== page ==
At least one for-profit car-sharing venture is under development in the San Francisco Bay Area. "In the next five years, I think you're going to see car-sharing in all the major cities of the U.S.," contends Brook. "There's a significant number of people looking for different ways to live their lives. They're making personal, financial and environmental statements about how they want to live."

Top 10 List

When you own your own business, life is just one big picnic. No worries. No sweat. No stress.

By Karen Axelton

No, not really. But some worries do disappear once you're your own boss. Our personal picks for the Top 10 Things You'll Never Have To Worry About Again Now That You're An Entrepreneur:

10. Those ungodly hoicking sounds the guy in the next cubicle makes every morning at 9:15 sharp

9. Spilling hot clam dip on the CEO's tie at the company holiday party

8. Ties, in general (ditto, pantyhose)

7. Being tapped for a make-or-break-your-career project . . . in which you're teamed with "Stinky Duane," the guy who clips his toenails during conference calls

6. Getting hit up to chip in for a gift every time one of your 8,500 co-workers gets married/pregnant/a year older

5. Team-building exercises (especially anything involving a parachute, a trampoline or a sheer rock cliff)

4. The frightening degree to which your life is beginning to mirror "Dilbert"

3. Whether taking a few packs of Post-it notes home (by accident, really!) truly constitutes "stealing" as defined by federal and state authorities

2. Producing memos, proposals, summaries, reports and billable-time logs to justify your existence to your boss, your boss's boss and your boss's boss's boss

1. Your boss, your boss's boss and your boss's boss's boss

Anatomy Of An Inbox

By Laura Tiffany

8 am Monday morning. Forty-two e-mails, 19 new voice-mail messages and a pile of snailmail left over from last week. It's enough to make you want to crawl back into bed and pull the covers up real high.

How do you dig your way out of a paperwork pile when you're playing the role of secretary as well as boss? "Once you pull something out of your in-basket and look at it, don't put it back in," advises David Allen, a personal organization and productivity consultant in Ojai, California. "You need a good system downstream from the in-basket." Here's Allen's:

Immediate Action: If the item will take two minutes or less or you can delegate it, do so immediately.

Action Items (things to be placed on to do lists) fall into five categories:

1. Someday/Maybe: "[These are] projects you might want to do, but not now."

2. Active Project Lists: "Projects to finish as soon as you can."

3. Calendar: "Actions that must be done on or at a specific date or time."

4. Waiting For: "Projects and action items other people are doing that you're [involved] in."

5. Running Next Actions: "Actions you need to do as soon as you can, [depending on] what's on your calendar." The list can be subcategorized by type: phone calls to make, e-mail and mail to send, etc.

No-Action Items (things that don't require immediate action or don't need to be placed on a to-do list) fall into three categories:

1. Trash: Things you obviously don't need to keep

2. Reference File: Items you may want to file for future reference

3. Research File: Items you want to read and research when you have extra time

"Your calendar and [running next] action lists need to be seen daily," Allen says. "Review projects, someday/maybes, and waiting-fors weekly."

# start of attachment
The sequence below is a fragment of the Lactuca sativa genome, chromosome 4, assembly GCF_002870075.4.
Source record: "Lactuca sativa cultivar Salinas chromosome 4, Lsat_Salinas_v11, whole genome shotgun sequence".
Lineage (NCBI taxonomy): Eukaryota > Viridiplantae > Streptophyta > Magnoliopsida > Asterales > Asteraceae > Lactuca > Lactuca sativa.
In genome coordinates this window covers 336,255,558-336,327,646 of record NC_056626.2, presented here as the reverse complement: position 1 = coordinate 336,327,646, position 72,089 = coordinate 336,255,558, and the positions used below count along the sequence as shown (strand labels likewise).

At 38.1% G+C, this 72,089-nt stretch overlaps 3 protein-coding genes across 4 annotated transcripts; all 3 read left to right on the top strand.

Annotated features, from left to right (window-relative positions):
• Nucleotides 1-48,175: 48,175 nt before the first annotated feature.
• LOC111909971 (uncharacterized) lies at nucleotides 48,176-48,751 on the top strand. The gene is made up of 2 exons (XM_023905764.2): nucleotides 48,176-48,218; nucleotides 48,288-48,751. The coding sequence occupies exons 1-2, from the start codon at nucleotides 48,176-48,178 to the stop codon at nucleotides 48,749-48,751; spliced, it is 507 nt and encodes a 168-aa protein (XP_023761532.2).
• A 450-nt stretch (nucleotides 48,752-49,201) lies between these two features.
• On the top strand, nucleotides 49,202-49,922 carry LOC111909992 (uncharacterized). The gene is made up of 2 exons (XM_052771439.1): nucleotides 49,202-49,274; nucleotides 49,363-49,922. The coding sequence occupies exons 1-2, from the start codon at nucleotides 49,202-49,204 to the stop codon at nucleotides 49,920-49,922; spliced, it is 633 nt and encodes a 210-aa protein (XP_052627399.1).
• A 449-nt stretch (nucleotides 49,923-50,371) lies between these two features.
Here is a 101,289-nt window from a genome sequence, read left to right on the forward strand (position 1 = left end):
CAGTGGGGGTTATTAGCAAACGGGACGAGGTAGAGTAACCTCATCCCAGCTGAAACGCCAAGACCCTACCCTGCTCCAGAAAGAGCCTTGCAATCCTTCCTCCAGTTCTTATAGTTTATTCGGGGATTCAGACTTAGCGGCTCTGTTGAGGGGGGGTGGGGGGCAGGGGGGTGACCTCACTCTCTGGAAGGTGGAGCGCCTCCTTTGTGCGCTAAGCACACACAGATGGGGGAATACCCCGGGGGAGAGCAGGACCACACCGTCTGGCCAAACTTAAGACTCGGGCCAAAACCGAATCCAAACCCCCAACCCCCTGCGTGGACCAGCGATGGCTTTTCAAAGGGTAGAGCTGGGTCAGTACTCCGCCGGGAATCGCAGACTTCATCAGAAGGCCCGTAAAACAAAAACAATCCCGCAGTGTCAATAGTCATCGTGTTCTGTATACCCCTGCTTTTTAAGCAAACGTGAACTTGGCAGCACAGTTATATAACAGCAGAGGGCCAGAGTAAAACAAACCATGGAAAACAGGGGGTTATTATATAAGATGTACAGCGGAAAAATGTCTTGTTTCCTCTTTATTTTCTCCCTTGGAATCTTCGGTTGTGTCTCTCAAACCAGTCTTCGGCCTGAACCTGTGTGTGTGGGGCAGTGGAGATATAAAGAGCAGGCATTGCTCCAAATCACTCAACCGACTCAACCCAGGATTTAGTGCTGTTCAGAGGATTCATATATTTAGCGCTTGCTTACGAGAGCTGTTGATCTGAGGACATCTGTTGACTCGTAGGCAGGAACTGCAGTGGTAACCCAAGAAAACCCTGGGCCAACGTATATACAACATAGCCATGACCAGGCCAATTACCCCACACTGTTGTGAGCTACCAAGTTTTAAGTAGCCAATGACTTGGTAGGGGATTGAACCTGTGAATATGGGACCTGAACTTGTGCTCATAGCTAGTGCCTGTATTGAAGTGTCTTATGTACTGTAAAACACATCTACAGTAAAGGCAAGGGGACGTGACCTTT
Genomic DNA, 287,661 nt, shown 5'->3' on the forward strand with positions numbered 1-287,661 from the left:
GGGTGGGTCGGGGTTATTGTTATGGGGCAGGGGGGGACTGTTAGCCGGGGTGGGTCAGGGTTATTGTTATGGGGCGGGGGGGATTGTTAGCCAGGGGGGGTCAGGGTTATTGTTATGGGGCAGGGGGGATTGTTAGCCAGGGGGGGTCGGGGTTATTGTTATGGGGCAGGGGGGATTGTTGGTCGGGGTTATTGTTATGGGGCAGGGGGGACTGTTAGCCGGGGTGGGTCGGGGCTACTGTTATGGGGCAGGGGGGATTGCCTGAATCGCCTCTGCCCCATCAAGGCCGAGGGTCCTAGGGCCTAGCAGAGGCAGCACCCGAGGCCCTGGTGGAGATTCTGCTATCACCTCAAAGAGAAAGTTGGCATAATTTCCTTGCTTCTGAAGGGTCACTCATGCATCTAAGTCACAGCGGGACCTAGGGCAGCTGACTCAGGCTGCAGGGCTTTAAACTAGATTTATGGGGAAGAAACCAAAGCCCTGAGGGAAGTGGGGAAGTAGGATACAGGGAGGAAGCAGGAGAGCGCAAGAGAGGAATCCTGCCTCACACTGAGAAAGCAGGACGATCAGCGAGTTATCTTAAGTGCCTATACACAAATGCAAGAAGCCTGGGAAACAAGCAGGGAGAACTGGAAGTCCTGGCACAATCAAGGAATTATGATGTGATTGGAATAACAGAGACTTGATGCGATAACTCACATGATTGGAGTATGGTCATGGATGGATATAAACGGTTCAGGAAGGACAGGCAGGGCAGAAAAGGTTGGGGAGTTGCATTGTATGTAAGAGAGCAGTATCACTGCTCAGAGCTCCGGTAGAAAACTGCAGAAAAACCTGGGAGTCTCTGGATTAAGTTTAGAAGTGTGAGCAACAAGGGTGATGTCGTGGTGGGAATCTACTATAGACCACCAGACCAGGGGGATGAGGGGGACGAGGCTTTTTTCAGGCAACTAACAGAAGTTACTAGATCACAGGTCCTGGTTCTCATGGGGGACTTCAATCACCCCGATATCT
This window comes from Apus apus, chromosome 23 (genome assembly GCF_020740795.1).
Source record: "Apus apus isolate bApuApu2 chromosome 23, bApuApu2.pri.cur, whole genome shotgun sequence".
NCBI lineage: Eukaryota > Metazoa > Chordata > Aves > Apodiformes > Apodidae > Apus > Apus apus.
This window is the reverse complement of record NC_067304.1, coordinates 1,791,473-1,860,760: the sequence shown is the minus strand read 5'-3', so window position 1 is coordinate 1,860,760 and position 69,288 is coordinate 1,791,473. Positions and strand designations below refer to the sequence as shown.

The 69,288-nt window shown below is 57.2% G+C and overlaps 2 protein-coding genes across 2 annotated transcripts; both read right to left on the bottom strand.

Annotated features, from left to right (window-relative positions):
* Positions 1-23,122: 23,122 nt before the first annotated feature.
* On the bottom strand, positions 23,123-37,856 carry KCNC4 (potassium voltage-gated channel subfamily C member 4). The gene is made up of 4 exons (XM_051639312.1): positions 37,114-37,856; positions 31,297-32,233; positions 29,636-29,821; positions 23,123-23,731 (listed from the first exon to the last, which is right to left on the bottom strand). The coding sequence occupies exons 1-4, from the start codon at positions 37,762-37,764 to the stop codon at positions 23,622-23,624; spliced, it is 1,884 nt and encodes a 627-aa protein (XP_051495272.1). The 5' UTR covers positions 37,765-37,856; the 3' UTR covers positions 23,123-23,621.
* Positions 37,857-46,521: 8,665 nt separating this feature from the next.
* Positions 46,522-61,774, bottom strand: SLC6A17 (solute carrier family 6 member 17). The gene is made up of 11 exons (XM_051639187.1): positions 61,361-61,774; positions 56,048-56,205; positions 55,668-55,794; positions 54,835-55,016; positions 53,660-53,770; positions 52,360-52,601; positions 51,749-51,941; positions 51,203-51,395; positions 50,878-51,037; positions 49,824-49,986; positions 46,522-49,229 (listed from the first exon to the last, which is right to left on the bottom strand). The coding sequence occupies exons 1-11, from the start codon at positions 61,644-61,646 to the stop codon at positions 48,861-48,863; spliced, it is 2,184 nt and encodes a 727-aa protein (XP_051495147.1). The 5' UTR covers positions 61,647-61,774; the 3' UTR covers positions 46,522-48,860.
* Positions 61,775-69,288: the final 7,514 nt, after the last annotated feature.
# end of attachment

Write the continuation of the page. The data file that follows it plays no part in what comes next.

Keep your lists in whatever format works for you. " `List' really means grouping similar items for easy review," Allen explains. That can be a paper-based list, a digital list (like on a PalmPilot, in Microsoft Outlook or in Lotus Organizer), or a file folder (like one labeled "Waiting For").

Five lists may sound like a lot, but Allen insists they actually make life easier. "If you have fewer than five lists, you have to blend at least two of these categories," he cautions. "Which are you going to put in the same list? If you [blend], you have to rethink the list every time you look at it, which is too much trouble."

Now's Your Chance

By Shara Lessley

The race is on for federal contracts. But don't assume you've got no shot at a procurement opportunity just because your company is small. With its new Very Small Business (VSB) Set-Aside Pilot Program, the SBA has leveled the playing field, giving even the nation's smallest businesses a chance to gain a foothold in the $200 billion federal marketplace for goods and services.

Under VSB guidelines, federal procurement contracts between $2,500 and $50,000 are set aside for businesses with 15 or fewer employees and less than $1 million in average annual receipts. Bidding companies must be located in one of the regions designated by the VSB program. Contracts aren't set aside, however, until the feds receive bids from at least two very small businesses that have the capacity to execute the full contract.

"Your first contract is the most difficult to get in the federal system," says the SBA's D.J. Caulfield. "If the system works the way it's supposed to, [entrepreneurs] will grow [their] businesses beyond the threshold of 15 employees and $1 million to the next level: the small-business set-aside."

The pilot program, which started in January and runs through September 30, 2000, operates in 10 geographical areas, including the entire states of Delaware, Kentucky, Louisiana, Massachusetts, Michigan and New Mexico, and various cities and counties throughout California, Ohio, Pennsylvania and Texas.

For more information about the new VSB Set-Aside Pilot Program, contact the SBA at (800) 8-ASK-SBA for the area office for government contracting nearest you.

Contact Sources

CarSharing Portland Inc., (503) 872-9882, http://www.carsharing-pdx.com

David Allen, http://www.davidco.com

World Candy Store, (212) 580-0571